Portobello wellington pwww8k

Cafe Flora's Portobello Wellington.

Seattle in 1991 was a very different place.  

Seattle vegetarians had no more than a few restaurant choices—including the guru-inspired Silence-Heart-Nest (still plugging away in Fremont), and Roosevelt’s genuinely legendary Sunlight Cafe, which is still peddling the terrific sesame waffles it pioneered during the Ford administration. Both were known mostly for morning food, cultivating mostly countercultural followings.

But for higher-end herbivorean cuisine—the beautifully-composed-plate-on-a-white-tablecloth kind of cuisine—Seattle had to wait until 1991, when four friends united to create a restaurant across from the then-controversial HIV/Aids support facility, Bailey-Boushay House. Their purpose, besides providing good vegetarian food, was to create community around an institution that was still somewhat stigmatized.  

And what a community it formed. Bailey-Boushay folks became but a fraction of the fanbase for the groundbreaking Cafe Flora—a restaurant which in the ensuing 25 years went on to lend culinary legitimacy to plant-based dining, broaden its appeal among omnivores, and become Seattle’s first vegetarian dining room to transcend hippie-dippie constituencies into the realm of the establishment.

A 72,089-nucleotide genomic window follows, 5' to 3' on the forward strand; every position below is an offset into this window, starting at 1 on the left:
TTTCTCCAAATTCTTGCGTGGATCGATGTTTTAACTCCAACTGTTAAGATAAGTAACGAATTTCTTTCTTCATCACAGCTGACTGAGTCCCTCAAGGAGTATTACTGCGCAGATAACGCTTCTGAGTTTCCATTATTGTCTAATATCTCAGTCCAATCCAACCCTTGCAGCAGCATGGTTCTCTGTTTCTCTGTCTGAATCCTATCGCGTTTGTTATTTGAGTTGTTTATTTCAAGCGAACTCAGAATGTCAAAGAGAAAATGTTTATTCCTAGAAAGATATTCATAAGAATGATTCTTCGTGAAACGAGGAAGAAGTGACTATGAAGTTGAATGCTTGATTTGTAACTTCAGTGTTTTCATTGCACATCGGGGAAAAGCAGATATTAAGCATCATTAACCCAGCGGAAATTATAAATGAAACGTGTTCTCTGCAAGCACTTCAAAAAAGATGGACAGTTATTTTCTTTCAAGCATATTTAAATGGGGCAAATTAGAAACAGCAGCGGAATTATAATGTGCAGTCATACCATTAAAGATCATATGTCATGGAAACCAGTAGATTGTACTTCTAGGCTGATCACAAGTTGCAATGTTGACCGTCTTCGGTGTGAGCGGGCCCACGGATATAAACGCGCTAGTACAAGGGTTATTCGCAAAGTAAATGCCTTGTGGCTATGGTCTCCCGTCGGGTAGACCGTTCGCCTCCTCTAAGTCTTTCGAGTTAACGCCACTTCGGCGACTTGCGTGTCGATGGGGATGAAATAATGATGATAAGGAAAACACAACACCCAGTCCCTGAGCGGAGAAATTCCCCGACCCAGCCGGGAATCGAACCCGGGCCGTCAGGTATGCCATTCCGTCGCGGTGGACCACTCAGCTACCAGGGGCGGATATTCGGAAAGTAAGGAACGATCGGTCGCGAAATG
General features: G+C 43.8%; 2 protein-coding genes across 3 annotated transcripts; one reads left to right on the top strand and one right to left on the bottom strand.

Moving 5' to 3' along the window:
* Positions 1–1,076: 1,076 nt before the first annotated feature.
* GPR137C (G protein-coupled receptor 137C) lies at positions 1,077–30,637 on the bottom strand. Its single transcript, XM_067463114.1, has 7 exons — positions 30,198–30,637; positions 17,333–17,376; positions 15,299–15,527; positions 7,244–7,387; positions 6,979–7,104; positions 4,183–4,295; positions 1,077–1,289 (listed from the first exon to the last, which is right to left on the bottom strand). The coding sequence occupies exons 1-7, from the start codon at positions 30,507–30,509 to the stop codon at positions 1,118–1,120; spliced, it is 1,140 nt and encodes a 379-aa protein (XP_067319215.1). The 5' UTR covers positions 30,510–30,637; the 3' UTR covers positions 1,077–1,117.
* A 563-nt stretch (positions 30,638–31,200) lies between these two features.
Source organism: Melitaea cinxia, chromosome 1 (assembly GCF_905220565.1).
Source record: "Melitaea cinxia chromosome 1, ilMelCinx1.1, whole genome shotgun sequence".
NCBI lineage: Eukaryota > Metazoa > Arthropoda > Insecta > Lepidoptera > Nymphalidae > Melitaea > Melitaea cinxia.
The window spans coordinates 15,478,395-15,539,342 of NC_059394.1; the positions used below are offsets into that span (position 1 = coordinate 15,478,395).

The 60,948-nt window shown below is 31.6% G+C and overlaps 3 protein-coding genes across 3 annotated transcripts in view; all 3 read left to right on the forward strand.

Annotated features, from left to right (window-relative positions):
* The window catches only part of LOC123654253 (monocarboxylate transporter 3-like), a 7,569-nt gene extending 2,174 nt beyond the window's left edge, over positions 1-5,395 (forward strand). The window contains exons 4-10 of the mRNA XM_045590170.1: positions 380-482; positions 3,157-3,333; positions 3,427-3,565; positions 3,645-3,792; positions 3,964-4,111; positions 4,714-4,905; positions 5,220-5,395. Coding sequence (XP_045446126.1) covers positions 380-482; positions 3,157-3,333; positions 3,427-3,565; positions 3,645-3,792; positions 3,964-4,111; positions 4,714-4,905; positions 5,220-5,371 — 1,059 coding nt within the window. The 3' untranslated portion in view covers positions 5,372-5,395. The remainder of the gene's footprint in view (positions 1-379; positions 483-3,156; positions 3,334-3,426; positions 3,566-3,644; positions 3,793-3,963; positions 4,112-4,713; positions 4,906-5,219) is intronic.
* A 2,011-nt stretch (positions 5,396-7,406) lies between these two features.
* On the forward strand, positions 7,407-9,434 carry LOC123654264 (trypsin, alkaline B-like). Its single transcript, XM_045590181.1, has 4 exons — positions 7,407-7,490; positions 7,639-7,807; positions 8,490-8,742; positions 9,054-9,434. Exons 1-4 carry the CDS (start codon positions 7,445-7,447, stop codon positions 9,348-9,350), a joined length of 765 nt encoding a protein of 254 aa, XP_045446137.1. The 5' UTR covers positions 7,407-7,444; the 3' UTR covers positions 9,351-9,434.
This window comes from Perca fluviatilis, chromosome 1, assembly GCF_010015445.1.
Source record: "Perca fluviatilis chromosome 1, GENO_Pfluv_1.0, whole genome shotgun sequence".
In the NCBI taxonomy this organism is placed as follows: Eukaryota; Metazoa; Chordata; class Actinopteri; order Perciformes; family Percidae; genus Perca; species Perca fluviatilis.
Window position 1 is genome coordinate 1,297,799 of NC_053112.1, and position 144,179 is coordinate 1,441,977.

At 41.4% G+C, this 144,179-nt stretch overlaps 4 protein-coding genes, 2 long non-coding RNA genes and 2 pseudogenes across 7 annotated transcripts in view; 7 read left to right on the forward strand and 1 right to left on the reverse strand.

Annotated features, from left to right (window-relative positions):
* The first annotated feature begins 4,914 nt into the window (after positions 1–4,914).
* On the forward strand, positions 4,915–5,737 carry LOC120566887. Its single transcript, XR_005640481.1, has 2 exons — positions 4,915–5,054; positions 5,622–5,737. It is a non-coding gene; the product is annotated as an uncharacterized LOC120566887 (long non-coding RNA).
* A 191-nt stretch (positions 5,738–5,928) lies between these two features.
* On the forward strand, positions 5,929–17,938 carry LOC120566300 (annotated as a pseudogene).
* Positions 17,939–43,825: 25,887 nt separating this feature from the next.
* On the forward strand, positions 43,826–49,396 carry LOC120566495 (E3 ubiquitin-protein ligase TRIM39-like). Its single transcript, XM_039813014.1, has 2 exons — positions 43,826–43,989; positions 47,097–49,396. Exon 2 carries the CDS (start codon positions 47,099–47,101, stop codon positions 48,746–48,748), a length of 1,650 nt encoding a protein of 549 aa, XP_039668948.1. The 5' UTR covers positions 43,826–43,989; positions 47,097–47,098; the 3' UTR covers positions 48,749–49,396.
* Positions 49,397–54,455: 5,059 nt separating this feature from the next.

Indeed, Cafe Flora became a little like a Seattle version of Greens: the seminal San Francisco restaurant made famous by the inventive herbivore chef, Deborah Madison.

Flora’s food enshrined farm-to-table long before anyone was calling it that, with sublimely inventive moments—the Oaxaca tacos, the fried avocado with cayenne aioli and papaya chutney—that pried open carnivorous minds. Regulars became regulars based on cravings for certain dishes—like those tacos, which fans petitioned to get back when the restaurant attempted to take them off the menu.

Or the beloved Portobello Wellington, with a mushroom-pecan duxelles and a Madeira wine sauce built on caramelized vegetables—a trick these vegetarian chefs picked up from Peter Cipra at the oh-so-not-vegetarian Labuznik—which became a mainstay of the menu and indeed, of a city. We honored Cafe Flora’s Portobello Wellington as one of Seattle’s 15 legendary dishes in this magazine’s 2007 Best Restaurants issue.

To honor 25 years’ worth of this kind of deliciousness, Cafe Flora will be reprising some of its early favorites with a greatest hits menu Sunday, Oct 2 through Thursday, Oct 6. Make special note of Sunday, October 2, when dishes will be available for 1991 prices and portions of drink sales will benefit Bailey-Boushay, still doing its fine work across the street.

They’re taking reservations now, for parties of six or more. For heaven's sake, don't wait; this is a restaurant and an achievement worth making plans for. 

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